Behind me the crows
keep recording my movements
like surveillance cameras
in empty parking lots at night.
Crows with eyes like chipped marbles
zig-zag behind me with ease,
landing & taking off
from the phone lines as I
hurry through the muddy trench
that substitutes for a sidewalk
next to the highway that snakes
over the hills in the morning sun.
They fly away when I enter
the convenience store’s buzzing light
where the clerk with the scar that makes
a bald spot through his eyebrow
must be punching out soon.
All night he’s been handing
scratchers & bags of malt liquor
to the insomniacs who wander
up & down this road where the used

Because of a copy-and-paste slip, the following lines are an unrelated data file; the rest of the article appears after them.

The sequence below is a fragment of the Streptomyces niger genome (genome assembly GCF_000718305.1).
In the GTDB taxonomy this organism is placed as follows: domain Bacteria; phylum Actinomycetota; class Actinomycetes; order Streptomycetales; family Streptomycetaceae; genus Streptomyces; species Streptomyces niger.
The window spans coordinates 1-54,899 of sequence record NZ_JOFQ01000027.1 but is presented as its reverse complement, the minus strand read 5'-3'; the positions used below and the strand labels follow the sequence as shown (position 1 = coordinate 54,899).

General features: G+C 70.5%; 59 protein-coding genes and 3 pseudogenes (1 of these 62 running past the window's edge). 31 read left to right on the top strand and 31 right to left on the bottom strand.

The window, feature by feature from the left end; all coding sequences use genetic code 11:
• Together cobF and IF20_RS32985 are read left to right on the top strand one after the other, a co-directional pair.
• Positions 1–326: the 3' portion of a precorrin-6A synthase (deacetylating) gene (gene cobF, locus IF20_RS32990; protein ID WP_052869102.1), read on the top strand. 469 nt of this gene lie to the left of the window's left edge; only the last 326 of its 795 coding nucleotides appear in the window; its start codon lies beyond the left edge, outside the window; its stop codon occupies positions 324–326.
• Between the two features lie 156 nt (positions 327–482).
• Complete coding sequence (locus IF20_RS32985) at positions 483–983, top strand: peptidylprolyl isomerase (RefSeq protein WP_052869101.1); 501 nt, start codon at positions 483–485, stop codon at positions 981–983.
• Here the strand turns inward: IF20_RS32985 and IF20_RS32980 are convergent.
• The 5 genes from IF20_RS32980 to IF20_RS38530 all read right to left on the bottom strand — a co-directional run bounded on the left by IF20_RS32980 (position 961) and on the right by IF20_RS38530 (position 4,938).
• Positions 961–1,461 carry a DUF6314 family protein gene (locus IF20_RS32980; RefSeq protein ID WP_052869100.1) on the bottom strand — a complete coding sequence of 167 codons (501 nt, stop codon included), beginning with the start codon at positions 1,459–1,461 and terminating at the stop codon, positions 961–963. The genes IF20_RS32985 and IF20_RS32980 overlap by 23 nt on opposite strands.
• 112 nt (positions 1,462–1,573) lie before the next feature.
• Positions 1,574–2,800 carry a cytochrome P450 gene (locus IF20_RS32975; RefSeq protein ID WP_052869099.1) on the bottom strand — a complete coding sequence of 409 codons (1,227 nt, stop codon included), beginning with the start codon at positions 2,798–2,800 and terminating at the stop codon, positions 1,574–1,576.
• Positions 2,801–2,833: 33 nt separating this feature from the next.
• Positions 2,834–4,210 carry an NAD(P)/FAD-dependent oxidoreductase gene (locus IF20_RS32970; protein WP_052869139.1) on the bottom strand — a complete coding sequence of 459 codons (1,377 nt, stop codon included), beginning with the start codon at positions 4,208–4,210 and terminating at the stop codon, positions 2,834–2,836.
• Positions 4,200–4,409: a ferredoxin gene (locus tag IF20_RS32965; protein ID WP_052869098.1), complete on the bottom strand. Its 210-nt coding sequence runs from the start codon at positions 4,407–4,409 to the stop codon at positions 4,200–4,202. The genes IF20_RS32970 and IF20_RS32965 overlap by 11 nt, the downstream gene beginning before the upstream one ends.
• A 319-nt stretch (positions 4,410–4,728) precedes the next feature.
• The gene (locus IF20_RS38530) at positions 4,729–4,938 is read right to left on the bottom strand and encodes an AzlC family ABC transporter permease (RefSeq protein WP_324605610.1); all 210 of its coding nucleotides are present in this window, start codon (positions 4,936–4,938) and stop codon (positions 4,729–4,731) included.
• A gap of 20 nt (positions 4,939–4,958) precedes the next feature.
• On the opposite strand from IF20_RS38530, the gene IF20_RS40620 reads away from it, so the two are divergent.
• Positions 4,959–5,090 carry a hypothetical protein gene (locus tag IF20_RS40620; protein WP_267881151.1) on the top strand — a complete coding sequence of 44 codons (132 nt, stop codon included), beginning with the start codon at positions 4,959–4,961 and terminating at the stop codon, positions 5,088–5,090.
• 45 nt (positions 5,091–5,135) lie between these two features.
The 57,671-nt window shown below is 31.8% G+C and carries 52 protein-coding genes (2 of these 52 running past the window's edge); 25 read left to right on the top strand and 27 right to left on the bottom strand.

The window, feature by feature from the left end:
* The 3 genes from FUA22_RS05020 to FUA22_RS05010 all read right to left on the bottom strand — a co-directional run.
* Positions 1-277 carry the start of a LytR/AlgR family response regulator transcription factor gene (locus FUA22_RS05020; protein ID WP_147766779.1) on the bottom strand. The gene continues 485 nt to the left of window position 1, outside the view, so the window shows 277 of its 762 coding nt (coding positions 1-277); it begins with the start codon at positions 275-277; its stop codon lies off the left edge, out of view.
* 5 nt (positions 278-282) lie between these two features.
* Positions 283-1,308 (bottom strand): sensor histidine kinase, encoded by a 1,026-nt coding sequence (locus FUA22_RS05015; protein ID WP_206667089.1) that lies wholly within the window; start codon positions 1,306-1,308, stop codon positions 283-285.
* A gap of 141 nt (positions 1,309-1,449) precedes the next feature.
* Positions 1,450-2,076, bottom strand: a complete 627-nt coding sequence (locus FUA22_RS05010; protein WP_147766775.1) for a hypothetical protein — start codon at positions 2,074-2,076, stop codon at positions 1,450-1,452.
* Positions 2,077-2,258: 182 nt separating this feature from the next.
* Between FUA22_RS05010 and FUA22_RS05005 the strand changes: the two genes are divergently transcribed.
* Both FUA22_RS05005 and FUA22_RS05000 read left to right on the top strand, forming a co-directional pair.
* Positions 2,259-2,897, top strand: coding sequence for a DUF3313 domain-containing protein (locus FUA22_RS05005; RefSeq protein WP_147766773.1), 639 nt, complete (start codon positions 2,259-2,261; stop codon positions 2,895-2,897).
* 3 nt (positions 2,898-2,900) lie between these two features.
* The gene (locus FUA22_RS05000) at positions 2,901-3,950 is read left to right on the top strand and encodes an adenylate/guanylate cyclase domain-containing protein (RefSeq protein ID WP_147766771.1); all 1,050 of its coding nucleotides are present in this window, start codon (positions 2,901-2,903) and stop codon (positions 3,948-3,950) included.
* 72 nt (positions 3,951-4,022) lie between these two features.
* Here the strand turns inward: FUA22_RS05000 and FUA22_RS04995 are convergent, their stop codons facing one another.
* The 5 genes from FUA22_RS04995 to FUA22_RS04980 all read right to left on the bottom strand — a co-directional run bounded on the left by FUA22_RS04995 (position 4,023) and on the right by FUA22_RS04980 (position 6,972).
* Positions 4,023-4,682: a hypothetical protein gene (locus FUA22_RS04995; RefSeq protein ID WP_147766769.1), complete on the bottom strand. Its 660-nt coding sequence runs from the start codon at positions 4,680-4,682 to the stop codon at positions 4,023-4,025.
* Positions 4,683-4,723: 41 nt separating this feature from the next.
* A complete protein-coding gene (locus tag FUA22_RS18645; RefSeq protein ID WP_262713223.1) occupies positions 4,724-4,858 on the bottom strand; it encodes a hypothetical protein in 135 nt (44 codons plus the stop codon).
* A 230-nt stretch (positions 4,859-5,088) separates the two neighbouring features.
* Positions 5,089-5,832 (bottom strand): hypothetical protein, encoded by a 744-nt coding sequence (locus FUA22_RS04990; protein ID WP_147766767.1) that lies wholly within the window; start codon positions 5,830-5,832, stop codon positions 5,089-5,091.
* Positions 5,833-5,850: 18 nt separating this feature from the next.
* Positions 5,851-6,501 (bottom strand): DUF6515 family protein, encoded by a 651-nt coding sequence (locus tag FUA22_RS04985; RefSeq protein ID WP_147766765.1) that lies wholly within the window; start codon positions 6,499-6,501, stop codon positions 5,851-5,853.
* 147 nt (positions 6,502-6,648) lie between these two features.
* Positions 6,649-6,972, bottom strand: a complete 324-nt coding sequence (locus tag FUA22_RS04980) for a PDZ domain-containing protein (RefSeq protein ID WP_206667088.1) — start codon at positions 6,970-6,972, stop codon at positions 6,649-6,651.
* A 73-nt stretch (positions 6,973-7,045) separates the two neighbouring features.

car lots go on for so long I wonder
if they could be seen from space.
When he hands me my change
I ask him if he knows
anything about these crows.
He says there must be a nest nearby.
You have to keep your eye on them, he says.
If you turn your head then they’ll swoop.
You have to stare them down.
I can feel his eyes
digging through the hair
on the back of my head as I leave.
Larry Narron worked as a window cleaner in Southern California before studying English literature at UC Berkeley, where he attended Joyce Carol Oates’s short fiction workshop and was awarded the Rosenberg Prize in Lyric Poetry. His work has appeared or is forthcoming in Whiskey Island, Eleven Eleven, The Round, The Sandy River Review, and other journals. A poetry student in Pacific University’s low-residency MFA program, Larry now works as an English tutor at Portland Community College in Oregon.